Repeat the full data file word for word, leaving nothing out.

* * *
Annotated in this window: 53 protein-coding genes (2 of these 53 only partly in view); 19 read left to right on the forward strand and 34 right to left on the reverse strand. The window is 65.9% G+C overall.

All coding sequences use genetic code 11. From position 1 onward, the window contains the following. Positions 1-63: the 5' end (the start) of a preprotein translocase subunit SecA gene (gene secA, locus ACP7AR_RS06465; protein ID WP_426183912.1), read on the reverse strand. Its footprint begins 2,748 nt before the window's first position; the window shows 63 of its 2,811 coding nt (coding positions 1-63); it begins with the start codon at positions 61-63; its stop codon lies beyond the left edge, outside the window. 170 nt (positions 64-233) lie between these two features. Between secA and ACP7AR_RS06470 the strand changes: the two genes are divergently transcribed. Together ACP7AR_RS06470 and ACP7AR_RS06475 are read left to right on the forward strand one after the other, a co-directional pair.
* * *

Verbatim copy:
Annotated in this window: 53 protein-coding genes (2 of these 53 only partly in view); 19 read left to right on the forward strand and 34 right to left on the reverse strand. The window is 65.9% G+C overall.

All coding sequences use genetic code 11. From position 1 onward, the window contains the following. Positions 1-63: the 5' end (the start) of a preprotein translocase subunit SecA gene (gene secA, locus ACP7AR_RS06465; protein ID WP_426183912.1), read on the reverse strand. Its footprint begins 2,748 nt before the window's first position; the window shows 63 of its 2,811 coding nt (coding positions 1-63); it begins with the start codon at positions 61-63; its stop codon lies beyond the left edge, outside the window. 170 nt (positions 64-233) lie between these two features. Between secA and ACP7AR_RS06470 the strand changes: the two genes are divergently transcribed. Together ACP7AR_RS06470 and ACP7AR_RS06475 are read left to right on the forward strand one after the other, a co-directional pair.